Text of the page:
How to cite this URL:
Das SN, Khare P, Singh MK, Sharma SC. Fas receptor (CD95) & Fas ligand (CD178) expression in patients with tobacco-related intraoral squamous cell carcinoma. Indian J Med Res [serial online] 2011 [cited 2021 Apr 18];134:54-60. Available from:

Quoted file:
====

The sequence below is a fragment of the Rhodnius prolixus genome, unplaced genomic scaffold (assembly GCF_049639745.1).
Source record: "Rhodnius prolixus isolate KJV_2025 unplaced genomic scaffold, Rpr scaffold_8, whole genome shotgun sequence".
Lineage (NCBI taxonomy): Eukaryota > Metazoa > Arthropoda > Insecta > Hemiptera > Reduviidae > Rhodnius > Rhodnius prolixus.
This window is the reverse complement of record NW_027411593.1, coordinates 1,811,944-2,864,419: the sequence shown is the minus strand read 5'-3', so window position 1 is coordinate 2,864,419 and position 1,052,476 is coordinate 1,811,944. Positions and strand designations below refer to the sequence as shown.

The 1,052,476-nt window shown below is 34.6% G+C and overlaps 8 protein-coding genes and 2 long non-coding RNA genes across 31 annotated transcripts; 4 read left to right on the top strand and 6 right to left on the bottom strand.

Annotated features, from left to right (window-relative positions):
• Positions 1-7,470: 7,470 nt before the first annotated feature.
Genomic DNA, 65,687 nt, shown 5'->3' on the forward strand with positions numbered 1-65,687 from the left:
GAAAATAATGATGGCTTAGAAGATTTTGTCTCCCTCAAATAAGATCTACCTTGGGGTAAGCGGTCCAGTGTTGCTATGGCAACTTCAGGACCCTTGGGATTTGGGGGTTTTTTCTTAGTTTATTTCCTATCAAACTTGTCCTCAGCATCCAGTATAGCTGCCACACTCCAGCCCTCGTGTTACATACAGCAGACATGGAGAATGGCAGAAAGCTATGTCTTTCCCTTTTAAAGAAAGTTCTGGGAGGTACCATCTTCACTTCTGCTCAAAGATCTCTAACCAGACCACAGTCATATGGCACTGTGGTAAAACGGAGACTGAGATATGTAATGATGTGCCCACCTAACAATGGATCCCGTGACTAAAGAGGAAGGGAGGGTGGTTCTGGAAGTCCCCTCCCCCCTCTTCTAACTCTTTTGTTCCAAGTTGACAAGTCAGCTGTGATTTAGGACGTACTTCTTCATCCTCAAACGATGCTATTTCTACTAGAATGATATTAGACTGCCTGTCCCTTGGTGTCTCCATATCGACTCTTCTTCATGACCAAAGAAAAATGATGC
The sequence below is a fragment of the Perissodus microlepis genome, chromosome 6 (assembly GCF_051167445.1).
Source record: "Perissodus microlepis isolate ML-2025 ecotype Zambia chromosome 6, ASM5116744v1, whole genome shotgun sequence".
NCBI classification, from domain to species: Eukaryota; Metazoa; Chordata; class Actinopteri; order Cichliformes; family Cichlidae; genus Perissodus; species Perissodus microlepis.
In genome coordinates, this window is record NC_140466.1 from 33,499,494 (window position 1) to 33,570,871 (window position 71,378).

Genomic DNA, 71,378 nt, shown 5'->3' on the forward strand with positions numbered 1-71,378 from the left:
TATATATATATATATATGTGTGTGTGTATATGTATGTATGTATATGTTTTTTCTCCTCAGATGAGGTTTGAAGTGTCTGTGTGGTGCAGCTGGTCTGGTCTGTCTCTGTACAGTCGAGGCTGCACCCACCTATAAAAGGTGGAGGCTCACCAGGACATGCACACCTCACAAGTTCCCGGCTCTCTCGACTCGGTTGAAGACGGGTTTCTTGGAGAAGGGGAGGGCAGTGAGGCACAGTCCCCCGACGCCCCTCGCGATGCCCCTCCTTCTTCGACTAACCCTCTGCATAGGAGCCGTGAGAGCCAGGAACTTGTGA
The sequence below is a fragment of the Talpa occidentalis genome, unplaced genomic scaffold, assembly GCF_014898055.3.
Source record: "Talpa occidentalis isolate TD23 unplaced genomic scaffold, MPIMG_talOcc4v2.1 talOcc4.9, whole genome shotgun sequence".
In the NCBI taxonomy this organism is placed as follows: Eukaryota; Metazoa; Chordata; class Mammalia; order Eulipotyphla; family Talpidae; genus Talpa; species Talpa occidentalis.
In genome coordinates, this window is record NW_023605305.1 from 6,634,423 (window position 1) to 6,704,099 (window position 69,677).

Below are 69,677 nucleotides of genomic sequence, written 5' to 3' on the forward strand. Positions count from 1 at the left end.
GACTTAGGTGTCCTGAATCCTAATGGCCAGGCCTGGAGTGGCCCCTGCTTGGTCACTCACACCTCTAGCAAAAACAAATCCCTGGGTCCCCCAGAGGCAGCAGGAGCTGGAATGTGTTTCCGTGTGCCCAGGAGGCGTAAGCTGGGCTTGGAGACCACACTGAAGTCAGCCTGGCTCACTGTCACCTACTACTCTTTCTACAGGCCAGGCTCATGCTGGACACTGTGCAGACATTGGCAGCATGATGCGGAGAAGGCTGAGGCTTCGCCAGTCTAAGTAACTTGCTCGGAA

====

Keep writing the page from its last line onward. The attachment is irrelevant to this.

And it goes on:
Fas (CD95 or APO-1), is a 36-kDa cell surface protein that belongs to a large family of TNF receptors [1] . Fas Ligand (FasL or CD178) is a type II membrane protein of 40 kDa that binds to Fas [2] . Activation of Fas with FasL induces apoptosis in normal and tumour cells. The Fas-mediated cell death pathway includes cell death transactivation adaptor molecule (FADD/MORT 1) with a death domain and a FADD-associated caspase-8 (FLICE/MACH) [3],[4] that forms death-inducing signaling complex (DISC) resulting in apoptotic cell death. Thus, Fas and FasL system has been implicated in the establishment and escape of tumours from immune surveillance [5],[6] of the host. It has been proposed that an immuno-privileged status for tumour is established via the Fas mediated apoptosis of tumour-specific lymphocytes [7] . The decreased expression of Fas and/or increased expression of FasL favours malignant transformation and tumour progression [4] .